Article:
To the average Chicago Cubs fan, the hiring of alleged miracle worker Theo Epstein to rebuild the franchise and lead it to the Promised Land of the World Series is starting to look like a failure.
The President for Baseball Operations arrived with much fanfare and blind hope in 2011 to end a century’s worth of struggles for the National League club in the Windy City. Epstein came bearing the best credentials in the profession. He presided over the Boston Red Sox’s end of “The Curse of the Bambino.” On Epstein’s watch, the Red Sox won the World Series title in 2004, the first championship for the franchise in 86 years, and then won it all again in 2007.
Not good enough
For some reason that was not enough for the young front office executive and he surrendered his status as a Boston icon to attempt to duplicate the cure for one of baseball’s oldest and most iconic clubs. It wasn’t enough for Epstein to be assured of never again paying for a turkey sandwich and a beer in Boston, he apparently wished to be able to eat free lunches in the Midwest, too.
Let it not be said that young Theo, who was just 28 when he took over as general manager of the Red Sox, shrinks from a challenge. He had to know that the Cubs problem was as intractable as they come, but when you are riding high you think you can take on any issue and walk away smiling.
Right now, three years into the job, Epstein’s smiles are probably reserved for whenever he watches the opening monologue on “Saturday Night Live.” The Cubs are still lousy and fans that habitually populated Wrigley Field, good news and bad, are getting restless.
Decision to settle
Just this past week the Cubs displayed evidence indicating that they are not particularly close to contending for the NL Central Division crown by shipping top pitcher Jeff Samardzjia to the Oakland A’s for prospects. They are hovering in last place in the division, around 14 games under .500, and as stacked as the division is with good teams they are unlikely to make any kind of move this season.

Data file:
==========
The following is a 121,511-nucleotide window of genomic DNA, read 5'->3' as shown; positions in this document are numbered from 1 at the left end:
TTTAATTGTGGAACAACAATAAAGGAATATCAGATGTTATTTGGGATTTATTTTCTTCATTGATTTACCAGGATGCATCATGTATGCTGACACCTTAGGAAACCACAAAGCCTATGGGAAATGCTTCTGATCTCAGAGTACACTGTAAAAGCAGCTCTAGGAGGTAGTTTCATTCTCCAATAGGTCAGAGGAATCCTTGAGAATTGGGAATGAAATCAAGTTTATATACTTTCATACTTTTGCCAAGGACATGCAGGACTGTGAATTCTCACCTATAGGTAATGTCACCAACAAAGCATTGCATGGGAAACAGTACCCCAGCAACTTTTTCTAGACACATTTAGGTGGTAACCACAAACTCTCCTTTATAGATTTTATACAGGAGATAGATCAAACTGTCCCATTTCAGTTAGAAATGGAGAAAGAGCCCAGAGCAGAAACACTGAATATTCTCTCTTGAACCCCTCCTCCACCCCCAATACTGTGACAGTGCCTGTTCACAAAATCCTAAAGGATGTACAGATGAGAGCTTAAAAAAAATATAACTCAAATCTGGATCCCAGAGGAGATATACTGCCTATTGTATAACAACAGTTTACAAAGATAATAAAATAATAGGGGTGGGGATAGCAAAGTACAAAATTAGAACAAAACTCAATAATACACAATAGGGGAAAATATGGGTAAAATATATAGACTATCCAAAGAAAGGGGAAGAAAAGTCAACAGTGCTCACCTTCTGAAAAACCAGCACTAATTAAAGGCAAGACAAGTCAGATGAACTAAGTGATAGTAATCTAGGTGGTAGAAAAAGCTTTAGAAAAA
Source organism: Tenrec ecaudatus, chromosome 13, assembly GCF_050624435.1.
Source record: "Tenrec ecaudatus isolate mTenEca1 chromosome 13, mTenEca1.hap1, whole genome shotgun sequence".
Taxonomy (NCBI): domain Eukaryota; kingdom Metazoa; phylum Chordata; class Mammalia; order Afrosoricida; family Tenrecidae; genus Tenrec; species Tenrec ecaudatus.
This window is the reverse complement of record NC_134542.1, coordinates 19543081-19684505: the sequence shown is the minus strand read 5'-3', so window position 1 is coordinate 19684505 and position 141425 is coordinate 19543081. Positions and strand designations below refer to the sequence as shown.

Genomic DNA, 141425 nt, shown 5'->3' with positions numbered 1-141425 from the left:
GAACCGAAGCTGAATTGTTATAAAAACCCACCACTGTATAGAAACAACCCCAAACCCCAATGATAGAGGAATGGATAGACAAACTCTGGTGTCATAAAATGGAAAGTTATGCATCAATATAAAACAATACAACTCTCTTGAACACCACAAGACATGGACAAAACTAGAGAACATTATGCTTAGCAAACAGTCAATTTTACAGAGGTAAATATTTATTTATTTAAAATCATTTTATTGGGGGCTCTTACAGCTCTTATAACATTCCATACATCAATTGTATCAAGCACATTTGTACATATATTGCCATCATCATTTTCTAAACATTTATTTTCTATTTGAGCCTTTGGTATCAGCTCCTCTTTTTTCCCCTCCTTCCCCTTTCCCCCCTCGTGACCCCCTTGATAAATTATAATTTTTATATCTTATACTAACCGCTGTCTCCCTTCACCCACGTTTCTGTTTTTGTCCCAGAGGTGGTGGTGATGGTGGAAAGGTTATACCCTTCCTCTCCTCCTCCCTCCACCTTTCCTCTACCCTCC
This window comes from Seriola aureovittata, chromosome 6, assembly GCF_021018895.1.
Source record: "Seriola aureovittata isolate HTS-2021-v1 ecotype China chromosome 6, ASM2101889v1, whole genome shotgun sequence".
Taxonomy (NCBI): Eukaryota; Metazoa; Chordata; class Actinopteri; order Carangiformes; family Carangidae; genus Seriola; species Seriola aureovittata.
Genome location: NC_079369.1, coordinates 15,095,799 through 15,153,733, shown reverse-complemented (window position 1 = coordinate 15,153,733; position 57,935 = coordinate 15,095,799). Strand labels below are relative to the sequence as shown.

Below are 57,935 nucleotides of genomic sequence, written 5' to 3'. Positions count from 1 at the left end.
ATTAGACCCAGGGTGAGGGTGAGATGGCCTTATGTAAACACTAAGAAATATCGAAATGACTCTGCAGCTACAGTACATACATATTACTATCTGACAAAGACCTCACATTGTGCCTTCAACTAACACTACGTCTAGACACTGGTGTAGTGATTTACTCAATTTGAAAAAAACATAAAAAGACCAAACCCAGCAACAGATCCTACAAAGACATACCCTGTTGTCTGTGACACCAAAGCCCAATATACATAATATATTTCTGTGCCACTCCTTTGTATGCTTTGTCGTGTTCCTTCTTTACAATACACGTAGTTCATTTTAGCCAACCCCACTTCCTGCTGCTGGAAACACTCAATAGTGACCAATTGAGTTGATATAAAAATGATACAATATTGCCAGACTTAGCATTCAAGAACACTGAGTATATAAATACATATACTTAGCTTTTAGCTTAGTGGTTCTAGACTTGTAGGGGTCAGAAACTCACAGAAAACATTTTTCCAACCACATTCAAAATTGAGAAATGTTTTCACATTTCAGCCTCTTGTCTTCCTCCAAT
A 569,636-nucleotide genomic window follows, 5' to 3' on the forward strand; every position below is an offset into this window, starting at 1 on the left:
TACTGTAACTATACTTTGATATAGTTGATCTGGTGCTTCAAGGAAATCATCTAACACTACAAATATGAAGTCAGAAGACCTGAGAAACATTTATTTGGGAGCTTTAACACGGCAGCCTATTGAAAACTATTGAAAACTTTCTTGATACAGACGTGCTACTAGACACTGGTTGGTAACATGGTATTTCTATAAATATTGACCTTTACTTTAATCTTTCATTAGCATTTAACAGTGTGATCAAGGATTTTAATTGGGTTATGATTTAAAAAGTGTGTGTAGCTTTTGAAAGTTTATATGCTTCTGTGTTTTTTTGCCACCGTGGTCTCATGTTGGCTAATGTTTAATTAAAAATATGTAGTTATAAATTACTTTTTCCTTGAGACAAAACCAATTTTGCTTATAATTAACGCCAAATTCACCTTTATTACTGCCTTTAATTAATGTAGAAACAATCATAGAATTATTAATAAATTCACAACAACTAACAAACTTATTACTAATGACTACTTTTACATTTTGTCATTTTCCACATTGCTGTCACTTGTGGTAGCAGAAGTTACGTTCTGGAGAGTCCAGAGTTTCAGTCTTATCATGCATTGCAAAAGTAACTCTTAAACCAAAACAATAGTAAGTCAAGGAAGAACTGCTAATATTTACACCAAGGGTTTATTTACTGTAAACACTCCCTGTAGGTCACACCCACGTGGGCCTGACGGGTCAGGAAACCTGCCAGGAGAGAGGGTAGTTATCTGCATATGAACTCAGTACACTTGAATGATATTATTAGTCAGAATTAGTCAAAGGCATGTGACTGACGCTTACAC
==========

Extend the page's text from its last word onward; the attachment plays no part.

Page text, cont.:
It did not seem to make much sense to exile Samardzjia. He is only 29 and he was pitching so well that despite a 2-7 record his 2.83 earned run average earned him a place on the All-Star team. So what message does that send to Cub fans? Probably it’s an indicator that the Cubs aren’t going to be any good any time soon.
No more patience
Anyone connected to the Cubs front office that asks fans for patience should bite his tongue. The Cubs have not appeared in a World Series since 1945 and they have not won baseball’s championship since 1908. A lot of Cub supporters felt that when the team hit the century mark without a title success would magically occur. Instead, the team shot past the 100-year barrier without a crown as if accelerating from a NASCAR re-start.
The season before the Epstein changeover the Cubs finished 71-91. In 2012, Chicago finished 61-101. In 2013, the Cubs finished 66-96. Almost surely they will lose 90-plus games again this year. A signal that Cubs fans are wearying of their reputation of supporting a loser no matter what is that attendance dropped by about 400,000 between 2011 and 2013. And with a couple of months to go this year, the drop-off appears to be continuing.
It seems that even Cubs fans have their limit.
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